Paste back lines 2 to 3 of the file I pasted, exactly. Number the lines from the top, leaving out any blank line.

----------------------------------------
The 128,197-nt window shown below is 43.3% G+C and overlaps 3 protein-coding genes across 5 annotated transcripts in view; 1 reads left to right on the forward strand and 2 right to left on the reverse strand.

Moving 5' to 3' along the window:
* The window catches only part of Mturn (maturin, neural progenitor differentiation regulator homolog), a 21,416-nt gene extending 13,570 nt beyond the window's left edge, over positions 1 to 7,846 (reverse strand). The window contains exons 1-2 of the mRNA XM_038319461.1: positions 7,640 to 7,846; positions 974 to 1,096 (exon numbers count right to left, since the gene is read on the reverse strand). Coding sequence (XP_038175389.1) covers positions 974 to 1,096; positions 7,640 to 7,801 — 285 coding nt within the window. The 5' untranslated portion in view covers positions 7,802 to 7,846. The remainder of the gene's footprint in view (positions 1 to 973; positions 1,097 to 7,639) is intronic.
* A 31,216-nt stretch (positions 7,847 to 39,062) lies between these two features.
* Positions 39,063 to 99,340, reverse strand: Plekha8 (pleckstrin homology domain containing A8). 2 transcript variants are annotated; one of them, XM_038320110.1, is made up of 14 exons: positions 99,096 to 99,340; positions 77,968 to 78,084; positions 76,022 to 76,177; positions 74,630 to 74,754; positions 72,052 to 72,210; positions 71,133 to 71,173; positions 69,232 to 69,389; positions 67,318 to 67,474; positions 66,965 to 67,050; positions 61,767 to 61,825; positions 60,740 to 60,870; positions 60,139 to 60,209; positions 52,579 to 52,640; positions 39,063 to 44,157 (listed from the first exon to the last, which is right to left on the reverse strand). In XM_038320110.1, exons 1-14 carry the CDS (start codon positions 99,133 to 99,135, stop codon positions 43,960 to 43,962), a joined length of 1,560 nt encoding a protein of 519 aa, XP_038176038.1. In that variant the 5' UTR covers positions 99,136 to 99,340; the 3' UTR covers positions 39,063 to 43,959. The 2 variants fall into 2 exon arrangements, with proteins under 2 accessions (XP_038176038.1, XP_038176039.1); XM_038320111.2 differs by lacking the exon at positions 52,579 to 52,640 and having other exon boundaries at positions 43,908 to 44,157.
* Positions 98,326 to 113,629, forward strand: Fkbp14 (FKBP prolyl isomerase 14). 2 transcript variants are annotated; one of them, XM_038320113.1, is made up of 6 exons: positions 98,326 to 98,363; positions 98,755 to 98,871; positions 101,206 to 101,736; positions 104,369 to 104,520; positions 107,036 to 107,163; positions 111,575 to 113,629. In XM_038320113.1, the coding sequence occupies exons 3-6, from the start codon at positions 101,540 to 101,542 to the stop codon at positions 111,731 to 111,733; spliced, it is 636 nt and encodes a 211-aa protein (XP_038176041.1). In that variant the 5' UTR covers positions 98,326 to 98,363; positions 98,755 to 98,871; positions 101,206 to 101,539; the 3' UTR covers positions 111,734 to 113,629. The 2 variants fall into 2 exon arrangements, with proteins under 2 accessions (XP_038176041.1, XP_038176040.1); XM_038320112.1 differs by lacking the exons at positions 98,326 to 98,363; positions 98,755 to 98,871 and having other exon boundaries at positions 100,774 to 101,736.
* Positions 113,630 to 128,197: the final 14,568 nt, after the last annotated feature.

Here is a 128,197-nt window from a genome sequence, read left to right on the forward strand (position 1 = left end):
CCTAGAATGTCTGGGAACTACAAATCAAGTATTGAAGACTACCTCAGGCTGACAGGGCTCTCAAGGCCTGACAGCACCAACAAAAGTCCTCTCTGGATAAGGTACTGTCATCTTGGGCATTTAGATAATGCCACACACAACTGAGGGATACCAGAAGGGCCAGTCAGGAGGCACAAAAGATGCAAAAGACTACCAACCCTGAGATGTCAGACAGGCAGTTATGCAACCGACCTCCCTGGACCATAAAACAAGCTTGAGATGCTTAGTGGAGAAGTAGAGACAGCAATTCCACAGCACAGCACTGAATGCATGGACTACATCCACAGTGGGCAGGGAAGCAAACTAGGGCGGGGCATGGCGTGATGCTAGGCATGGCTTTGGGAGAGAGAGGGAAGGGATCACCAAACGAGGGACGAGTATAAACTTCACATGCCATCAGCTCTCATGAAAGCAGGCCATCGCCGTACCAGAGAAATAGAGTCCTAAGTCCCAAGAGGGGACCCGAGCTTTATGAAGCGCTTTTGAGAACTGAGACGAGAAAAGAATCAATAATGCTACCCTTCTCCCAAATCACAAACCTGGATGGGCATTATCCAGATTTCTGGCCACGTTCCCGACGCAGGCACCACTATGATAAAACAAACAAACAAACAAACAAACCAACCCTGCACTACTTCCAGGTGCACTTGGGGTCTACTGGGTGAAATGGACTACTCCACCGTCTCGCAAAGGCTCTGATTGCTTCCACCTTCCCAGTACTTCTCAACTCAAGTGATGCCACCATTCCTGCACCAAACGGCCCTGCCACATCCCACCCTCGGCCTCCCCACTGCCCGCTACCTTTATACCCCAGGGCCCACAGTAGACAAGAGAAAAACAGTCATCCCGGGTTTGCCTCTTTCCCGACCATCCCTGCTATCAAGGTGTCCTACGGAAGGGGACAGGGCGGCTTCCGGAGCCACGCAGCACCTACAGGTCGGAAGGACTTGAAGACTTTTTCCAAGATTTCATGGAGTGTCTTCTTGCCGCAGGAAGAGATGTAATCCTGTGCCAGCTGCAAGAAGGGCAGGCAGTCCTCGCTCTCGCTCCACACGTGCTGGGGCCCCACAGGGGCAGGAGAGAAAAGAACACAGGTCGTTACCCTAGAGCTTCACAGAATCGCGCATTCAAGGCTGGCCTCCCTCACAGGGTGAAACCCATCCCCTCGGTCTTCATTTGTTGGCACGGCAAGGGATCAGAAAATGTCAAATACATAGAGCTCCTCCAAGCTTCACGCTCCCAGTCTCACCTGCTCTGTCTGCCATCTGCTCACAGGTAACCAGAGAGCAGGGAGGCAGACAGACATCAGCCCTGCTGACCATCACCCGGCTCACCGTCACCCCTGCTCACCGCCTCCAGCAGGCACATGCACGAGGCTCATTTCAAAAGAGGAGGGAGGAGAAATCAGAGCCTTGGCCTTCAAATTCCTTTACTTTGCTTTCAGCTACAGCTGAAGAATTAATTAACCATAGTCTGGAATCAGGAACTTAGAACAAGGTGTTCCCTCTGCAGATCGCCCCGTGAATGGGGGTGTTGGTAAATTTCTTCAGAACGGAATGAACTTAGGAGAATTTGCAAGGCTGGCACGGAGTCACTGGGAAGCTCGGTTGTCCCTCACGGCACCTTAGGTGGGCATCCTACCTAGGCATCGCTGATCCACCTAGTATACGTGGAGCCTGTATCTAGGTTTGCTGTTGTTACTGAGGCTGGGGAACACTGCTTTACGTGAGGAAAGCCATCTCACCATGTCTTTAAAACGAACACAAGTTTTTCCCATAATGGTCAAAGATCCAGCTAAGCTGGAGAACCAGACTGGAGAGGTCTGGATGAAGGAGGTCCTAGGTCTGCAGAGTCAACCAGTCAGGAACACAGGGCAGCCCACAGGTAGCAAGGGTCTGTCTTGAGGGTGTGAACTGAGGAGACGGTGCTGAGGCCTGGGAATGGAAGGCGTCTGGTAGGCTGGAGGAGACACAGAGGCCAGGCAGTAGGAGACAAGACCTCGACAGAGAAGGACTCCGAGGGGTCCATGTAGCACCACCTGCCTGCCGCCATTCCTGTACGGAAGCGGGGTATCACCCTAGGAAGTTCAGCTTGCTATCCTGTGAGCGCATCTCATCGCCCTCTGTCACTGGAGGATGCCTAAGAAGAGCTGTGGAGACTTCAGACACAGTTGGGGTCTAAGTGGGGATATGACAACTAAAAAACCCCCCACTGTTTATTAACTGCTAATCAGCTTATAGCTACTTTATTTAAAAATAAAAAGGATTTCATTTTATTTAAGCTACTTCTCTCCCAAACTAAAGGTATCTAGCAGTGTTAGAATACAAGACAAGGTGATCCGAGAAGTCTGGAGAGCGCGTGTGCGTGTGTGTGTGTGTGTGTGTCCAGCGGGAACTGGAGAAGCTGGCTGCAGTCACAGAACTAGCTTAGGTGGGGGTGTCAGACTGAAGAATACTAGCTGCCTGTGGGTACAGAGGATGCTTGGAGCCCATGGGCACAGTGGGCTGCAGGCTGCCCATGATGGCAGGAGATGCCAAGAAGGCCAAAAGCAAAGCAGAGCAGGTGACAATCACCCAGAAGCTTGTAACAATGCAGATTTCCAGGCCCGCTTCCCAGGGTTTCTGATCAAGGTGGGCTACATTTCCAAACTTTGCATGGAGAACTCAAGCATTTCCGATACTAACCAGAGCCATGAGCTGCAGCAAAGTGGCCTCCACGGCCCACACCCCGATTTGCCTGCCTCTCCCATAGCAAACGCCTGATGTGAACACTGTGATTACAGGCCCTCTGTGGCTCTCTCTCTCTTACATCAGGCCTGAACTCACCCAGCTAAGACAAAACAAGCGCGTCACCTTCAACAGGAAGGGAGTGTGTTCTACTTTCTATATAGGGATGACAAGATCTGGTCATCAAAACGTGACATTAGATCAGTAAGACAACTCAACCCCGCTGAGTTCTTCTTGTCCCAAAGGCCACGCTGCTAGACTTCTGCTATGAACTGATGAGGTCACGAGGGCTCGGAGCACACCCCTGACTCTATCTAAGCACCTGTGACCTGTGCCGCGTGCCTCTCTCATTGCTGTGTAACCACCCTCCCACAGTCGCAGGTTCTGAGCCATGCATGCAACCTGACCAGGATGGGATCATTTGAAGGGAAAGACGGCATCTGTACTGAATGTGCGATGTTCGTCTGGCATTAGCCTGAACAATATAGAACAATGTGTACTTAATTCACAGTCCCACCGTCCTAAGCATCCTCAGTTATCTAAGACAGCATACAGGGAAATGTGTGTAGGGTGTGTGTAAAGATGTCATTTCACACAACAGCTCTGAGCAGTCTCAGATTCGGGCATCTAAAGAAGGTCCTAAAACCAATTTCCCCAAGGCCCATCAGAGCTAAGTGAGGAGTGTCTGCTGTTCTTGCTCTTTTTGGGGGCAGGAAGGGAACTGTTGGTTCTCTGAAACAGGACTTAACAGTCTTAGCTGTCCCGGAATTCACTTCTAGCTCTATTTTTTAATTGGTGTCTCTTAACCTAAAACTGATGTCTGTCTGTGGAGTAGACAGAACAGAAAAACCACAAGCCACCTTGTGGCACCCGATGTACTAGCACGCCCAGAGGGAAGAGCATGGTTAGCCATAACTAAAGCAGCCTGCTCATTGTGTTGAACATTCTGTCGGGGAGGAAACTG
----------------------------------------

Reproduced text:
Moving 5' to 3' along the window:
* The window catches only part of Mturn (maturin, neural progenitor differentiation regulator homolog), a 21,416-nt gene extending 13,570 nt beyond the window's left edge, over positions 1 to 7,846 (reverse strand). The window contains exons 1-2 of the mRNA XM_038319461.1: positions 7,640 to 7,846; positions 974 to 1,096 (exon numbers count right to left, since the gene is read on the reverse strand). Coding sequence (XP_038175389.1) covers positions 974 to 1,096; positions 7,640 to 7,801 — 285 coding nt within the window. The 5' untranslated portion in view covers positions 7,802 to 7,846. The remainder of the gene's footprint in view (positions 1 to 973; positions 1,097 to 7,639) is intronic.